The Environmental Finance Center has partnered with Arcadis, Raftelis Financial Consultants, ICMA, and Stratus Consulting to get to the bottom of what meaningful communication between water utilities and their governing boards regarding rates and finances looks like. What do the boards want to know? How do they want to know it? It’s easy in a research project to want to focus on measurable results. If you do ‘x’, then you’ll achieve ‘y’. But it’s not that easy with communication.
We spent a week interviewing water utility staff and their governing board members in the Southeast last month, and their insight on the topic should be no surprise to anyone that has been involved in any relationship. Below are some of the insights shared by board members on effective strategies about how staff can foster their support for rate increases.
Keep it real!
The conversation with elected officials has to be persistent and consistent. People are busy; messages have to be repeated and concise. Several years ago, the EPA sponsored a report on “Message Mapping” for utilities in times of emergency, a methodology for staying on point across an organization and anticipating questions likely to be asked after an incident. But many utilities cite a strategy similar to Message Mapping as key to ongoing rate communication. If the sole topic of communication is a rate request, the communication seems inauthentic and calculated. Board members are people, and many board members are busy people. They have beliefs that were developed consciously and subconsciously well before they were elected or appointed. Working with (and not against) those requires active listening and response.
Building and maintaining trust and credibility is critical.
Certainly persistent communication is important, but there are a lot of people that are not going to listen until disaster strikes. It is in those times that a utility can build a great deal of trust if the utility is prepared and responsive. In many cases, this will be best chance that the utility has to capture the council’s attention. Being accessible is important in building trust, as almost every board member interviewed cited times when they could turn to the utility with questions, and staff had the answers (or admitted to not having them but promptly found them). Additionally, multiple council members mentioned the importance of third-party recognition of the utility’s technical and financial achievements.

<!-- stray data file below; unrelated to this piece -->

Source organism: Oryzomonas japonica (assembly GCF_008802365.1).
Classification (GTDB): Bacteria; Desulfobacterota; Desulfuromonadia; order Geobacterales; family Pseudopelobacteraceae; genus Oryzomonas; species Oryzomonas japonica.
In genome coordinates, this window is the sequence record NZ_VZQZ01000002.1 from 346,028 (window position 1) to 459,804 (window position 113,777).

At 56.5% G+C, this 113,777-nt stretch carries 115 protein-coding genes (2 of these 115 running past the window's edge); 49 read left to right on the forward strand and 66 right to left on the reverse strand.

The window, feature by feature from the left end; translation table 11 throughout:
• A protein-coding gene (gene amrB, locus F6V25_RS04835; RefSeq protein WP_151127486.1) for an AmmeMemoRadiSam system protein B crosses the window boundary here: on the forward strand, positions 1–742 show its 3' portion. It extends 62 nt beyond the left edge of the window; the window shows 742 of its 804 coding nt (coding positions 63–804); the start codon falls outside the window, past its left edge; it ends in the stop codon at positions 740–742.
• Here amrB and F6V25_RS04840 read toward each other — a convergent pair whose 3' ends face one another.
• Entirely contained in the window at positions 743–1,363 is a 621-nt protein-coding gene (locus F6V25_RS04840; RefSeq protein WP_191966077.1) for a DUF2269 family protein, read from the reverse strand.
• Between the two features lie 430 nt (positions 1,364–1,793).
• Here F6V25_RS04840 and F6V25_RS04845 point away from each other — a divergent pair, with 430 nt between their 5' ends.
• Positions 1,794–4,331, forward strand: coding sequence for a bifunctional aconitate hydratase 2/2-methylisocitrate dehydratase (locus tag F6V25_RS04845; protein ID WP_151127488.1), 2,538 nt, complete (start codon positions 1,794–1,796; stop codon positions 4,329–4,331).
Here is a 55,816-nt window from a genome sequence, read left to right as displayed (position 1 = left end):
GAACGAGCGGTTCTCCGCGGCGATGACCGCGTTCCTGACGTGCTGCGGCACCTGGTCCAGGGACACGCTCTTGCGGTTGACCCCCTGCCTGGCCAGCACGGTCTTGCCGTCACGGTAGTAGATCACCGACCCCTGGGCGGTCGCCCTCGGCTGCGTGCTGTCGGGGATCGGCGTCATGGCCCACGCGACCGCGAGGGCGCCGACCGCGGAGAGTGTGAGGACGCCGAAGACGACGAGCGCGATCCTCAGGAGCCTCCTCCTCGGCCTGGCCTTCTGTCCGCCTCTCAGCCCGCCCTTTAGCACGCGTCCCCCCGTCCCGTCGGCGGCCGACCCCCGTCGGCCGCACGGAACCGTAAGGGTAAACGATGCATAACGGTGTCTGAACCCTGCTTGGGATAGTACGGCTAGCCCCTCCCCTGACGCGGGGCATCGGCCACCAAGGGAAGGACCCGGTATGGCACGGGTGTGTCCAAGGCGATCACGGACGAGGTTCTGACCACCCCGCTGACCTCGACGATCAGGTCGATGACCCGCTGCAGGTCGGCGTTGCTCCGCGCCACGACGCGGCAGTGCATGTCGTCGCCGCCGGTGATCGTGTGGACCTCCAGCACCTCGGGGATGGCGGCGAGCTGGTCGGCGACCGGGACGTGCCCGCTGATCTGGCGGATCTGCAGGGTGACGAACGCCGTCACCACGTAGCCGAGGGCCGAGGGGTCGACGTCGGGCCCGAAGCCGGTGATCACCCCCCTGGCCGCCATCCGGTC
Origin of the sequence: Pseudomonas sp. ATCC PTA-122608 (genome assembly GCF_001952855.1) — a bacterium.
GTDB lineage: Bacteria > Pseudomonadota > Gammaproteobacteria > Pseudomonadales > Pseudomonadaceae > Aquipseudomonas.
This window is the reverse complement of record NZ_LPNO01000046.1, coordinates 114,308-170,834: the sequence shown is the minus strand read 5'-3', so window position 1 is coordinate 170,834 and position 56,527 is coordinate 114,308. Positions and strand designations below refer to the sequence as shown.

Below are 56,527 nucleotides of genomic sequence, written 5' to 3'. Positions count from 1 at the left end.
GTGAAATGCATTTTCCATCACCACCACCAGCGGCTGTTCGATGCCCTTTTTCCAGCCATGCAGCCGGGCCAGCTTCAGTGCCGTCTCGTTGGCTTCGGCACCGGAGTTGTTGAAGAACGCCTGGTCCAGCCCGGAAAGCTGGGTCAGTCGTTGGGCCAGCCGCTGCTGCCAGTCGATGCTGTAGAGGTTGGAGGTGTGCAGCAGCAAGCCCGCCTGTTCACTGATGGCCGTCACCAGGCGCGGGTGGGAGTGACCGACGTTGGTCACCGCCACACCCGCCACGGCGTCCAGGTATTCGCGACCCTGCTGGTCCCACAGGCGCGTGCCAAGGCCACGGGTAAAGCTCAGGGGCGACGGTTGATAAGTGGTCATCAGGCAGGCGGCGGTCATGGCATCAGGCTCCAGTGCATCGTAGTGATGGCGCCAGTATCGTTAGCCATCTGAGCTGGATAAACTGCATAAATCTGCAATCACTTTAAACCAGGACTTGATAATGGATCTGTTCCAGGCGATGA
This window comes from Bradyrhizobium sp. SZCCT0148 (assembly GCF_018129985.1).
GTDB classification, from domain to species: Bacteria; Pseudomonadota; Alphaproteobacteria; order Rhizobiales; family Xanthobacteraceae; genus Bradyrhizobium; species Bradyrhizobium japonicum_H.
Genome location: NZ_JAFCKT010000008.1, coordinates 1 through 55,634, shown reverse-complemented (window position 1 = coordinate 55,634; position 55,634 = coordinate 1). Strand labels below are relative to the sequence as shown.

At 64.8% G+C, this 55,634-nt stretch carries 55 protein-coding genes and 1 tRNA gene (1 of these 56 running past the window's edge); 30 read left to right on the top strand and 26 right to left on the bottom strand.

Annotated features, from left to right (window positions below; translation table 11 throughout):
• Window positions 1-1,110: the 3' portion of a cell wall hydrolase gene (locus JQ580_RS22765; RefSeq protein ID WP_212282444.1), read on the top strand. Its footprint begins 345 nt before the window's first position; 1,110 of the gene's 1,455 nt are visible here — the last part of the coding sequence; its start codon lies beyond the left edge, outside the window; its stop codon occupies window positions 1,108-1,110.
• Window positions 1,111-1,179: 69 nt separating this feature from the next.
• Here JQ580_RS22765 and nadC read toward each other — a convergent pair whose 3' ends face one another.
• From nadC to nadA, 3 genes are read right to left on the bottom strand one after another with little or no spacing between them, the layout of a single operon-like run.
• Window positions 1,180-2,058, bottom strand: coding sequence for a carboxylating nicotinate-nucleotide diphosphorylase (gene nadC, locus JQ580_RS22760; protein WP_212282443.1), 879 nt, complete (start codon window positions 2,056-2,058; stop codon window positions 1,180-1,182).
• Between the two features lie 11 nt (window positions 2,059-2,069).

Particularly, utilities should cultivate champions on the board. Work is done in small groups. If you have one board member that really understands the needs of the utility, they can relate to other board members in a way that staff cannot. Everyone cares, but the utility needs some one that cares enough to problem solve. Finding (and keeping) this person may not always be easy.
Tomorrow’s board members are today’s customers.
The first impression of the utility on the majority of board members will be as a service provider, not an organizational charge. They receive and pay bills. They talk to their neighbors about utility services. And they may even attend local leadership courses and tour treatment plants. Their experience as a customer will build their beliefs, so it is important for staff to acknowledge that impressions from the past may influence board members’ reactions to future requests.